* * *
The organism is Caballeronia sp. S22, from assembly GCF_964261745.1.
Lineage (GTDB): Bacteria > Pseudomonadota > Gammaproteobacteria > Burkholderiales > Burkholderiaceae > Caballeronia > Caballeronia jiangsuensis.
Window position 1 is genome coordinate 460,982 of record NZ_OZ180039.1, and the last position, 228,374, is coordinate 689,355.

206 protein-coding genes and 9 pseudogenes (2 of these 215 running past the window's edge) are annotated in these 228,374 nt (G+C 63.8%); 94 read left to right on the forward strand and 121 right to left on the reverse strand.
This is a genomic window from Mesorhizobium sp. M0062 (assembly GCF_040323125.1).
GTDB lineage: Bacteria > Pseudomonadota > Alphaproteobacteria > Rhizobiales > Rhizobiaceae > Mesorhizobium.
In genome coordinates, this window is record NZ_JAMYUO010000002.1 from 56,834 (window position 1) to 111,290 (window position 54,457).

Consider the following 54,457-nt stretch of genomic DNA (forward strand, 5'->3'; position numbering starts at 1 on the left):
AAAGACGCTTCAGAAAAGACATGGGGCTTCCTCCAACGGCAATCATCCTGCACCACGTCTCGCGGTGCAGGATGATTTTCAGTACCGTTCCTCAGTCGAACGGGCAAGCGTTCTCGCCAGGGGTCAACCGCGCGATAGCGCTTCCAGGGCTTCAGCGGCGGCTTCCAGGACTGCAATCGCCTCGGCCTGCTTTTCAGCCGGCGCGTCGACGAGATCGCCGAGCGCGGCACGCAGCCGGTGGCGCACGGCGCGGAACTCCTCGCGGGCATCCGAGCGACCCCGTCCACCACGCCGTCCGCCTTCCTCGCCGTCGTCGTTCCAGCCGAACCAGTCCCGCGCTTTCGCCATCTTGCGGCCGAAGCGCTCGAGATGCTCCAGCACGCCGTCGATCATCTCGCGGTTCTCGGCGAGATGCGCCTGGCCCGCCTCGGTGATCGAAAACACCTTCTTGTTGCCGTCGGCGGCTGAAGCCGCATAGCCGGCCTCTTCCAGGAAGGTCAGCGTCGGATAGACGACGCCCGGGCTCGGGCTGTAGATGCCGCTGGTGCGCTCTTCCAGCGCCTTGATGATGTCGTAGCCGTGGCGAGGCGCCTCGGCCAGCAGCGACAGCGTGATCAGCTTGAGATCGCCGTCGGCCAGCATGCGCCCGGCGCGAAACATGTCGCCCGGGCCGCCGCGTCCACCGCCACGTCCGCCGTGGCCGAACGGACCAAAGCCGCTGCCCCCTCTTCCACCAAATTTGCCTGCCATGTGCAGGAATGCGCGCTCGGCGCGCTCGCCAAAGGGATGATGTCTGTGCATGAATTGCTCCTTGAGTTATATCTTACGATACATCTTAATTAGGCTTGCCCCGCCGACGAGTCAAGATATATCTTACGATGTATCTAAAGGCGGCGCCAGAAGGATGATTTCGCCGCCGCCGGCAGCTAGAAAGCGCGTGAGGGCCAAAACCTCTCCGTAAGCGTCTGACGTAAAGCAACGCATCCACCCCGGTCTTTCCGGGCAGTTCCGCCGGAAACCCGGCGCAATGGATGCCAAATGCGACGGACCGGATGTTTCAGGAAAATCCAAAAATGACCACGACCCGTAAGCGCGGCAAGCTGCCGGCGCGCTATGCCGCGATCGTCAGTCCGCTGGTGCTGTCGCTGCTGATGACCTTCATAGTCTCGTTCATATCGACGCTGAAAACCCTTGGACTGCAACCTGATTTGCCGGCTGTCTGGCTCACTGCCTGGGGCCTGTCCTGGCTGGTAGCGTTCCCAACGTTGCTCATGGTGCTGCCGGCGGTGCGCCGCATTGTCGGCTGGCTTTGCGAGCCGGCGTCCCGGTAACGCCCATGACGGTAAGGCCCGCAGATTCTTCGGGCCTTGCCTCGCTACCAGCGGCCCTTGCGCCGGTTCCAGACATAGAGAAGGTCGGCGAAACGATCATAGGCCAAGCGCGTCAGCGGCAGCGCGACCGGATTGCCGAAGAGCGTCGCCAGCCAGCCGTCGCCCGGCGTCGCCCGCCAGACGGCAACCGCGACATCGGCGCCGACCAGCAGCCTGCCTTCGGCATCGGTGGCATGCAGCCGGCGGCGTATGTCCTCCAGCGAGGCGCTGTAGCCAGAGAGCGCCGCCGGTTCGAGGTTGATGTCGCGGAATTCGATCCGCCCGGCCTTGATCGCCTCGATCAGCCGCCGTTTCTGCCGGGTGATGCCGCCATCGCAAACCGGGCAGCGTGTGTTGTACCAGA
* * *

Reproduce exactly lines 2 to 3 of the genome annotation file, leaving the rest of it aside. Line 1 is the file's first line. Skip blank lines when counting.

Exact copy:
Lineage (GTDB): Bacteria > Pseudomonadota > Gammaproteobacteria > Burkholderiales > Burkholderiaceae > Caballeronia > Caballeronia jiangsuensis.
Window position 1 is genome coordinate 460,982 of record NZ_OZ180039.1, and the last position, 228,374, is coordinate 689,355.